It's not just multinational companies, banks and the chair of the BBC who are breathing a sigh of relief now that Margaret Hodge MP is no longer chair of the Public Accounts Committee. William Shawcross, chair of the Charity Commission, was kebabbed by her on the Cup Trust and other matters, and has also perked up since her departure. Many will recall how back in 2003 he was on Question Time calling for Hodge's resignation when she was in a spot of bother as leader of Islington Council – an offence unlikely to have been forgiven. Recalling his PAC moments recently, Shawcross described Hodge as "abusive", before reflecting for a moment and revising that down to "meticulous". Nobody, of course, is suggesting that personal animosity played any part in events at the PAC. Perish the thought. It was all dealt with strictly on the issues.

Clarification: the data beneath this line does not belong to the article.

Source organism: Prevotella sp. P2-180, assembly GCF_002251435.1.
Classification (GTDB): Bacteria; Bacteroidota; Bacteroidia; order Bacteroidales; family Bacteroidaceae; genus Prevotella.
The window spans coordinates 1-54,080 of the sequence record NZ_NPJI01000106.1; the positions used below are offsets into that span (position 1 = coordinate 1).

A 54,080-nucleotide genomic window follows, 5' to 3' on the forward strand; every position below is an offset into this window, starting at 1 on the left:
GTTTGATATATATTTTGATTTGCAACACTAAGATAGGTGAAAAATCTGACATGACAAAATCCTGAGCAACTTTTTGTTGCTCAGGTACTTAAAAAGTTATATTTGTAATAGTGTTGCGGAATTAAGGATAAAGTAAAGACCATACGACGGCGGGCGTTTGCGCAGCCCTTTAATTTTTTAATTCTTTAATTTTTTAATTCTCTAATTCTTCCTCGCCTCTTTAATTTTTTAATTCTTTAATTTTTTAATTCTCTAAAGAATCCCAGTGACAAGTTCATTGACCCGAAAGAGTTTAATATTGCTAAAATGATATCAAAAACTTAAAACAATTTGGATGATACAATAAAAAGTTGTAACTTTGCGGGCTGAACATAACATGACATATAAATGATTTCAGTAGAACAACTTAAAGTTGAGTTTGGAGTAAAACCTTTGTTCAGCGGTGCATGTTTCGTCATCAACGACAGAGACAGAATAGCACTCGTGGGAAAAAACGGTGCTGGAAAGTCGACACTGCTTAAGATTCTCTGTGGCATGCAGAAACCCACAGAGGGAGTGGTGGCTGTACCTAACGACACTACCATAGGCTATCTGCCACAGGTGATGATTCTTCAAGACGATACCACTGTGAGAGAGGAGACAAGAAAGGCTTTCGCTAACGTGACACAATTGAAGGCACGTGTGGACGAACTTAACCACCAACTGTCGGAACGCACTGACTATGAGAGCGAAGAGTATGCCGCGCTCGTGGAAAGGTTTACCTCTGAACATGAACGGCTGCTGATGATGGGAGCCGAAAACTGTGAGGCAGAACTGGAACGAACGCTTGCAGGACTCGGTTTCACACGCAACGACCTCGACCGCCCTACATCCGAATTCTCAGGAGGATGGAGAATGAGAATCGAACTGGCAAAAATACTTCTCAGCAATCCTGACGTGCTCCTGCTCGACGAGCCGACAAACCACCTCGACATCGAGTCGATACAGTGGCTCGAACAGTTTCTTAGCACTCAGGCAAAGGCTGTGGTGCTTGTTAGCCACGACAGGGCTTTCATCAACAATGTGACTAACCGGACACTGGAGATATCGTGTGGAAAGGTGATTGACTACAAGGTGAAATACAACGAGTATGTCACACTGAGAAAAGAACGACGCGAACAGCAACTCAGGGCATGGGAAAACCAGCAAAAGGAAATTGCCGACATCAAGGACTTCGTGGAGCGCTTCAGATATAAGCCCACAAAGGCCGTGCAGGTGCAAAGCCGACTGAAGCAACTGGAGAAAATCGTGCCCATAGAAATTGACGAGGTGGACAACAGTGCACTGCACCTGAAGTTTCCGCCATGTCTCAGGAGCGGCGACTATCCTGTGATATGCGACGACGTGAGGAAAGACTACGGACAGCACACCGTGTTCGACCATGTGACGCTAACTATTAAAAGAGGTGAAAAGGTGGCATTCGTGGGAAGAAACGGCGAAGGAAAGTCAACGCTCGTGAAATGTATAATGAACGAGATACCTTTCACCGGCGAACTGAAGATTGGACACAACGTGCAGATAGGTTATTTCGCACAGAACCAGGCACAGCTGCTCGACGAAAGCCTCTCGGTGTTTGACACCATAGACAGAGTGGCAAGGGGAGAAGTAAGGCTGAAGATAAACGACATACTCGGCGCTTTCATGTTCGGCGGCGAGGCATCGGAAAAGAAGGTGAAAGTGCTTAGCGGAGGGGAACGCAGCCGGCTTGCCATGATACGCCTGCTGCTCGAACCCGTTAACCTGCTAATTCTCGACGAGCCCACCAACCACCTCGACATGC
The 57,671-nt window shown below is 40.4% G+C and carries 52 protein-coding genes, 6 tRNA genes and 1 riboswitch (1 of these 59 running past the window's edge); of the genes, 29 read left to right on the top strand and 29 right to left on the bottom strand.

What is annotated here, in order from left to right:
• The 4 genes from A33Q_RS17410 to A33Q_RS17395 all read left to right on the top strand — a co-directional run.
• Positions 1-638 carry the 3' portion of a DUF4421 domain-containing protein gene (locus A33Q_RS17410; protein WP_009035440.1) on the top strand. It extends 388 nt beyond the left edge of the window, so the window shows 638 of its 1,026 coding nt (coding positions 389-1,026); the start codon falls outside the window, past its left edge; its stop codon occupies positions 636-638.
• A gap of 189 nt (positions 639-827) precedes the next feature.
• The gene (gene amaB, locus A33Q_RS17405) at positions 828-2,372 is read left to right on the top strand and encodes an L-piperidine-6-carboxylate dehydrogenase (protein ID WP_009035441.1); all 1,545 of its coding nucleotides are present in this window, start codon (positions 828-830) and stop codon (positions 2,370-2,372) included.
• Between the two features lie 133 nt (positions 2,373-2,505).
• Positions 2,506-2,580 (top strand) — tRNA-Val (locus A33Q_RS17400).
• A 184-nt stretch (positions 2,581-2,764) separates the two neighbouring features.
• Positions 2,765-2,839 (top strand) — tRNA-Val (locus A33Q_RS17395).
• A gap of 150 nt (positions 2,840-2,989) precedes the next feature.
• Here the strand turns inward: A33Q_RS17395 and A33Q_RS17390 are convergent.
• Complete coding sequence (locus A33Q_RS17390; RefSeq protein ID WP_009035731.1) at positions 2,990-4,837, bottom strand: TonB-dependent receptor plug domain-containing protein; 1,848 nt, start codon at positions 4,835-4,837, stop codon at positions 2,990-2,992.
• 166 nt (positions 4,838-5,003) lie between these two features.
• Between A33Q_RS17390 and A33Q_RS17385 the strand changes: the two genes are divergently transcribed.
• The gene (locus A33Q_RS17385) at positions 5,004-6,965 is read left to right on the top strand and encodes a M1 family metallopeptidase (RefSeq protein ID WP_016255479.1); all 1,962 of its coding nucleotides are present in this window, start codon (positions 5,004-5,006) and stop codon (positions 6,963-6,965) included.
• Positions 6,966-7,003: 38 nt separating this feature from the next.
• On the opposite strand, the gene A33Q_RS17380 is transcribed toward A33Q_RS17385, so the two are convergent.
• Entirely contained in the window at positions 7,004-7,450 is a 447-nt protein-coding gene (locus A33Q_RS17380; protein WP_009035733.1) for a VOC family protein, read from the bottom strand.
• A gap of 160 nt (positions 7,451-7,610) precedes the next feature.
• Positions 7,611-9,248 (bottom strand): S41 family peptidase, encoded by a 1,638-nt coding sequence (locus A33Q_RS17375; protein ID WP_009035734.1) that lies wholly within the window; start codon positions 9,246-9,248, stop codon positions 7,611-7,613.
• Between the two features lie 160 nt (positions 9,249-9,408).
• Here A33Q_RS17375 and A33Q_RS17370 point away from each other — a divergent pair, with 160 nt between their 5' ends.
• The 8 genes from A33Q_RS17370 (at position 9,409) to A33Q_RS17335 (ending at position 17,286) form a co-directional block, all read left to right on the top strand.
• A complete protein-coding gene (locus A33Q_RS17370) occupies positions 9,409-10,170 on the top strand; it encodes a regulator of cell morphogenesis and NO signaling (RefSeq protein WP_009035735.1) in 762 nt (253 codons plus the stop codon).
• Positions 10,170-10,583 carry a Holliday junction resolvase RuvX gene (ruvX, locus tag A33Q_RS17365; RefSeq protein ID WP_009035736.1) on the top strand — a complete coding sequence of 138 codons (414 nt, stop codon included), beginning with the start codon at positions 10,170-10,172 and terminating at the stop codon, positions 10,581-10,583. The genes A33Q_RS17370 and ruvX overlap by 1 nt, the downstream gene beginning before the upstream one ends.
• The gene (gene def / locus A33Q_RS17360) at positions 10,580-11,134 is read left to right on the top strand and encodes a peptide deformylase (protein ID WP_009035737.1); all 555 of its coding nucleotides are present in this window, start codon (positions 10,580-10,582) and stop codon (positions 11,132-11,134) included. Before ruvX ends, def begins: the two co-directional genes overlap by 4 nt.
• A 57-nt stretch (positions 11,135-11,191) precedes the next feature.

Rob Wilson displays the concentration of a man on a tightrope when talking about the fundraising row in his interview with Third Sector, but relaxes and lights up when discussing his writing. He produced Five Days to Power after the 2010 election, and the publication of The Eye of the Storm, on the subject of politicians in trouble, prevented him being appointed prisons minister a year ago. He's now about to branch into fiction with a fantasy novel and describes an admirable routine for the summer recess: "I'm quite disciplined – I get up very early, well before the kids, and can spend a couple of hours before breakfast doing it. I generally get in four or five hours a day." Are we looking at the new Terry Pratchett or Philip Pullman?
Any doubts that the Duke of Edinburgh remains well on the ball should be set aside in the light of his remarks when visiting a community centre in east London recently. He and the Queen met Martin Shaw from the fundraising company Midas, who reported afterwards that the Duke had asked him if he had any friends left. "I said 'Not many', and he said 'I guessed so'."
Far be it from At Large to promote the wares of a rival publication, but fundraisers who feel sore at the current attack on their profession in the press might consider throwing an ironic counterpunch with a Guardian T-shirt that carries a slogan about a certain well-known tabloid.